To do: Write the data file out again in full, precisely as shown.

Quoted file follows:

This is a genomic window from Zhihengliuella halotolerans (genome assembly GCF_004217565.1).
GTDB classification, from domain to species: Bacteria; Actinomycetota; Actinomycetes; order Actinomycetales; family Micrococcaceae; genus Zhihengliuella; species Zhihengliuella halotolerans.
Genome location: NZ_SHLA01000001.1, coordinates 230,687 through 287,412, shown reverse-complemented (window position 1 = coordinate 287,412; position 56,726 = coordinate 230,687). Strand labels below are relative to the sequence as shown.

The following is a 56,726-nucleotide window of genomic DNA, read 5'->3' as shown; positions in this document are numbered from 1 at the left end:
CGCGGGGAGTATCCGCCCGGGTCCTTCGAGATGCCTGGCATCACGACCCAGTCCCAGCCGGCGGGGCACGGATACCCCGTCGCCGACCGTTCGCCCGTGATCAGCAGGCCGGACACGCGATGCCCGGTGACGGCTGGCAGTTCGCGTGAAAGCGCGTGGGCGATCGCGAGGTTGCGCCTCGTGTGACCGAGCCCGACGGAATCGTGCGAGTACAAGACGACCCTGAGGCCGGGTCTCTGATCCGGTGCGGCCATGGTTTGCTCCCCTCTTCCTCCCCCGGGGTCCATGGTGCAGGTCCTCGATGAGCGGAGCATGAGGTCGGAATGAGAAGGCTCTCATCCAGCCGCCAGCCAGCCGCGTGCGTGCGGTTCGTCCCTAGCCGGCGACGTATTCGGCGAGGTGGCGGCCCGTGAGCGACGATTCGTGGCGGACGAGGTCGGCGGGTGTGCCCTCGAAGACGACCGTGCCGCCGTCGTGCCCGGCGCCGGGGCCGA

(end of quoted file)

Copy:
This is a genomic window from Zhihengliuella halotolerans (genome assembly GCF_004217565.1).
GTDB classification, from domain to species: Bacteria; Actinomycetota; Actinomycetes; order Actinomycetales; family Micrococcaceae; genus Zhihengliuella; species Zhihengliuella halotolerans.
Genome location: NZ_SHLA01000001.1, coordinates 230,687 through 287,412, shown reverse-complemented (window position 1 = coordinate 287,412; position 56,726 = coordinate 230,687). Strand labels below are relative to the sequence as shown.

The following is a 56,726-nucleotide window of genomic DNA, read 5'->3' as shown; positions in this document are numbered from 1 at the left end:
CGCGGGGAGTATCCGCCCGGGTCCTTCGAGATGCCTGGCATCACGACCCAGTCCCAGCCGGCGGGGCACGGATACCCCGTCGCCGACCGTTCGCCCGTGATCAGCAGGCCGGACACGCGATGCCCGGTGACGGCTGGCAGTTCGCGTGAAAGCGCGTGGGCGATCGCGAGGTTGCGCCTCGTGTGACCGAGCCCGACGGAATCGTGCGAGTACAAGACGACCCTGAGGCCGGGTCTCTGATCCGGTGCGGCCATGGTTTGCTCCCCTCTTCCTCCCCCGGGGTCCATGGTGCAGGTCCTCGATGAGCGGAGCATGAGGTCGGAATGAGAAGGCTCTCATCCAGCCGCCAGCCAGCCGCGTGCGTGCGGTTCGTCCCTAGCCGGCGACGTATTCGGCGAGGTGGCGGCCCGTGAGCGACGATTCGTGGCGGACGAGGTCGGCGGGTGTGCCCTCGAAGACGACCGTGCCGCCGTCGTGCCCGGCGCCGGGGCCGA